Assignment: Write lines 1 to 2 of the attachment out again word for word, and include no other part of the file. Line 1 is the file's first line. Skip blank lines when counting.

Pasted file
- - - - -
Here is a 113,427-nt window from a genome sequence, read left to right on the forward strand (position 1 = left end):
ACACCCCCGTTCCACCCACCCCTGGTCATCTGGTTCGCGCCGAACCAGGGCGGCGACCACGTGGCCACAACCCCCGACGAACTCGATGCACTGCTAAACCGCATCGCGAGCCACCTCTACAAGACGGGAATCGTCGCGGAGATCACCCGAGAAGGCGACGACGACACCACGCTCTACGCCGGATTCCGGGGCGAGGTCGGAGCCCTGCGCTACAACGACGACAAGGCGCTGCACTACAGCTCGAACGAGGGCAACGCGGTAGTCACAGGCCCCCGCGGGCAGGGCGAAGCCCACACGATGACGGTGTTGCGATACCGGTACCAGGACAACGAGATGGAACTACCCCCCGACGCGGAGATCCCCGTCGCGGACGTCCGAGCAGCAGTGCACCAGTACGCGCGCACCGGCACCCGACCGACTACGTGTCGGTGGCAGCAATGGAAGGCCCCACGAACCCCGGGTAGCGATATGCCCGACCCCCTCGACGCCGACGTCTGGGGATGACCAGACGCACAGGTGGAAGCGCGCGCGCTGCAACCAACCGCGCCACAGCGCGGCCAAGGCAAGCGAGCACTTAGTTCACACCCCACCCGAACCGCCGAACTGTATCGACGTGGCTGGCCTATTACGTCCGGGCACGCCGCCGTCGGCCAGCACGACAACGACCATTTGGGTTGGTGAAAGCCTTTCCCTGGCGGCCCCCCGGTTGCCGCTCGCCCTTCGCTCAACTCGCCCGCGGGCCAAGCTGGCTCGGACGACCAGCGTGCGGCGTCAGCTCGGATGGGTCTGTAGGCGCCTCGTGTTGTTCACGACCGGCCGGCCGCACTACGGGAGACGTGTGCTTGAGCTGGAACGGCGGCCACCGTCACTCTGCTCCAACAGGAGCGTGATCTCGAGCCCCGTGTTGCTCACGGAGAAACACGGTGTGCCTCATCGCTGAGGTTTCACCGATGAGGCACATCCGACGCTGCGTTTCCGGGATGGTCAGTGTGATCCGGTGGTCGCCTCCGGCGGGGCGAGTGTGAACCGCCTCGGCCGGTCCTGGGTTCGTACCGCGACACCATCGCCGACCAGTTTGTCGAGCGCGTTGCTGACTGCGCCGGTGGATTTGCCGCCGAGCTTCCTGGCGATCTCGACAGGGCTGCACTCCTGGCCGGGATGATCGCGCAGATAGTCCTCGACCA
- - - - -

Here is a 113,427-nt window from a genome sequence, read left to right on the forward strand (position 1 = left end):
ACACCCCCGTTCCACCCACCCCTGGTCATCTGGTTCGCGCCGAACCAGGGCGGCGACCACGTGGCCACAACCCCCGACGAACTCGATGCACTGCTAAACCGCATCGCGAGCCACCTCTACAAGACGGGAATCGTCGCGGAGATCACCCGAGAAGGCGACGACGACACCACGCTCTACGCCGGATTCCGGGGCGAGGTCGGAGCCCTGCGCTACAACGACGACAAGGCGCTGCACTACAGCTCGAACGAGGGCAACGCGGTAGTCACAGGCCCCCGCGGGCAGGGCGAAGCCCACACGATGACGGTGTTGCGATACCGGTACCAGGACAACGAGATGGAACTACCCCCCGACGCGGAGATCCCCGTCGCGGACGTCCGAGCAGCAGTGCACCAGTACGCGCGCACCGGCACCCGACCGACTACGTGTCGGTGGCAGCAATGGAAGGCCCCACGAACCCCGGGTAGCGATATGCCCGACCCCCTCGACGCCGACGTCTGGGGATGACCAGACGCACAGGTGGAAGCGCGCGCGCTGCAACCAACCGCGCCACAGCGCGGCCAAGGCAAGCGAGCACTTAGTTCACACCCCACCCGAACCGCCGAACTGTATCGACGTGGCTGGCCTATTACGTCCGGGCACGCCGCCGTCGGCCAGCACGACAACGACCATTTGGGTTGGTGAAAGCCTTTCCCTGGCGGCCCCCCGGTTGCCGCTCGCCCTTCGCTCAACTCGCCCGCGGGCCAAGCTGGCTCGGACGACCAGCGTGCGGCGTCAGCTCGGATGGGTCTGTAGGCGCCTCGTGTTGTTCACGACCGGCCGGCCGCACTACGGGAGACGTGTGCTTGAGCTGGAACGGCGGCCACCGTCACTCTGCTCCAACAGGAGCGTGATCTCGAGCCCCGTGTTGCTCACGGAGAAACACGGTGTGCCTCATCGCTGAGGTTTCACCGATGAGGCACATCCGACGCTGCGTTTCCGGGATGGTCAGTGTGATCCGGTGGTCGCCTCCGGCGGGGCGAGTGTGAACCGCCTCGGCCGGTCCTGGGTTCGTACCGCGACACCATCGCCGACCAGTTTGTCGAGCGCGTTGCTGACTGCGCCGGTGGATTTGCCGCCGAGCTTCCTGGCGATCTCGACAGGGCTGCACTCCTGGCCGGGATGATCGCGCAGATAGTCCTCGACCA